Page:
The Regulation Raj
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Our approach seems to be, 'Have problem, do a quick-fix'. We need to learn that ill-conceived fiscal fixes will not work
A friend of mine told me with some anguish that the recent budget might be the worst in 40 years. The budget is one symptom. He was implying that we had not been witness to an environment which was as hostile to businesses, entrepreneurship and growth as we have suddenly acquired in the last few years. Have problem — let's do a quick fix: that seems to be the approach of our present rulers. We have a fiscal problem in large measure because we were not disciplined in good times and to be fair, in some measure, because post-Lehman, fiscal laxity was seen as a necessity to prevent a recession.
The solution to the problem, as contemplated now, consists of a series of measures to "squeeze" tax revenue from the productive sectors of the economy using arbitrary methods, increasing enormously the discretionary powers of the income-tax department and setting inordinately aggressive targets for tax-collectors. If private companies are unpopular in Delhi, increase the corporate tax rate by a few percentage points. But for heaven's sake do not start playing games, providing perverse incentives and increasing discretionary diktats. Theorists will tell you that organisations hurt themselves when they make do with second-order, sub-optimal solutions instead of doing a root-cause analysis and solving the real underlying problem. Patchwork solutions typically are put up by leaders who plan to retire in a year, not by leaders who want to create something solid and leave behind a good legacy. In which category would our present rulers like to be remembered?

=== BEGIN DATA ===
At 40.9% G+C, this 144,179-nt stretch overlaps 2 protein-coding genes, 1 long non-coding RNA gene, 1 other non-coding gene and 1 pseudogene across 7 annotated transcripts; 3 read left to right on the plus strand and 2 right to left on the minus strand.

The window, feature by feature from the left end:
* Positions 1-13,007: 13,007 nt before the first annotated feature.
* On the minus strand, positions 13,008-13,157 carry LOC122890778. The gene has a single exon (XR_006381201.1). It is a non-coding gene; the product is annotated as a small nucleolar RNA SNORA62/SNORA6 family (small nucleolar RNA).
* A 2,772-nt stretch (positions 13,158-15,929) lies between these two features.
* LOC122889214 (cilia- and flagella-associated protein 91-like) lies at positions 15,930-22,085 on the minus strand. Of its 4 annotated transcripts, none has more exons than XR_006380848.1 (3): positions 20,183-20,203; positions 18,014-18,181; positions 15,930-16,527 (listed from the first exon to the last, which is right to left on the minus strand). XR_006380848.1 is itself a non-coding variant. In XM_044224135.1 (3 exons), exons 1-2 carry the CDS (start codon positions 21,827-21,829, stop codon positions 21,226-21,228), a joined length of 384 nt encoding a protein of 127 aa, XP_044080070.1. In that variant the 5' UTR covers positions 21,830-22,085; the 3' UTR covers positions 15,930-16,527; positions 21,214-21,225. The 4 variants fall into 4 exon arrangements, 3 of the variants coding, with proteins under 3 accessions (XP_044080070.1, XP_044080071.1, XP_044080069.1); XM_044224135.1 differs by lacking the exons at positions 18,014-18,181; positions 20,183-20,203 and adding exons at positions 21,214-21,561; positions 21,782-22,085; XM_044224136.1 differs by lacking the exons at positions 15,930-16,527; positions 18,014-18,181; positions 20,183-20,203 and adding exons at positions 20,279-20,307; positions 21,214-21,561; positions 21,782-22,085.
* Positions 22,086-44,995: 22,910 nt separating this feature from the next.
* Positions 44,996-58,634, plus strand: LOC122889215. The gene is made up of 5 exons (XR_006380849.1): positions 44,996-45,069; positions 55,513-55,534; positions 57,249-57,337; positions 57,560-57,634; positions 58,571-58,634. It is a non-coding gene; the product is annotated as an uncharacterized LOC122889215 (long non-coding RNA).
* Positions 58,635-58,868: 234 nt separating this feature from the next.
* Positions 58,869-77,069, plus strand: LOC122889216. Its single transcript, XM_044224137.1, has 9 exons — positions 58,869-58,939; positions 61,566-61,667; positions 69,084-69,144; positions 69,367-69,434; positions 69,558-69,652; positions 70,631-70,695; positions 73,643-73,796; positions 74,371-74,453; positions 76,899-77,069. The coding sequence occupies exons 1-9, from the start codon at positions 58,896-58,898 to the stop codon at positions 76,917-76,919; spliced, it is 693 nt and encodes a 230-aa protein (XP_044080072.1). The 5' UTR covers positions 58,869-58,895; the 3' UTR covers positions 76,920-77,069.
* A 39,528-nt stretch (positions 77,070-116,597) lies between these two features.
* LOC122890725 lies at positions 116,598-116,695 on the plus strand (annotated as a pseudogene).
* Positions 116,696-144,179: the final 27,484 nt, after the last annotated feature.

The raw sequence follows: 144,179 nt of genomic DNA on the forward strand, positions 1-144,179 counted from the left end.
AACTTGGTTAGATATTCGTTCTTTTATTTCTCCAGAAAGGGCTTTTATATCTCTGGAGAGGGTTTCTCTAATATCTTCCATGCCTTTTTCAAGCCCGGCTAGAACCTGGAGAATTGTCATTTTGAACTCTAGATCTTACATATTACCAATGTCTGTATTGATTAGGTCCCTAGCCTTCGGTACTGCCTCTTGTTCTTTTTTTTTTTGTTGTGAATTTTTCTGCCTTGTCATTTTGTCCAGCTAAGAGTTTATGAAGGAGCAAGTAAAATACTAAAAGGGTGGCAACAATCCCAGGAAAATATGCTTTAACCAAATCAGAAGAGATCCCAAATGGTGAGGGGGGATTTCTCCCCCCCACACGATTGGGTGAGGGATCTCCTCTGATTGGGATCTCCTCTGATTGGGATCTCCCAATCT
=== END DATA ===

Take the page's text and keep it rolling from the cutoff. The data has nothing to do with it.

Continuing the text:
India's draconian pre-1991 import controls grew step by step as we tried to "plug" one loophole after another. It started with an innocuous memo from a joint secretary to the RBI, asking that "requests" for foreign exchange be "routed" through the commerce ministry. By the time we finished, we had suffocating agencies like the Joint Chief Controller of Imports and Exports (the infamous JCCIE), the Directorate General of Trade and Development (the impossible DGTD, which did its best to stifle trade and development of all sorts), the Director General of Supplies and Disposals (DGS&D) whose diabolical and malign role still remains a mystery to most of us and so on. The draconian measures started as "ad hoc", short-term fixes for the acute foreign exchange crisis of the mid-50s. The pattern was similar: Have crisis? Let's fix it by imposing arbitrary restrictive rules; let's increase the discretionary powers of various government departments; let's put a squeeze on productive businesses. No one bothered to look into the fact that the root causes may have been an overvalued exchange rate and a regulatory regime that was unfriendly to businesses and growth.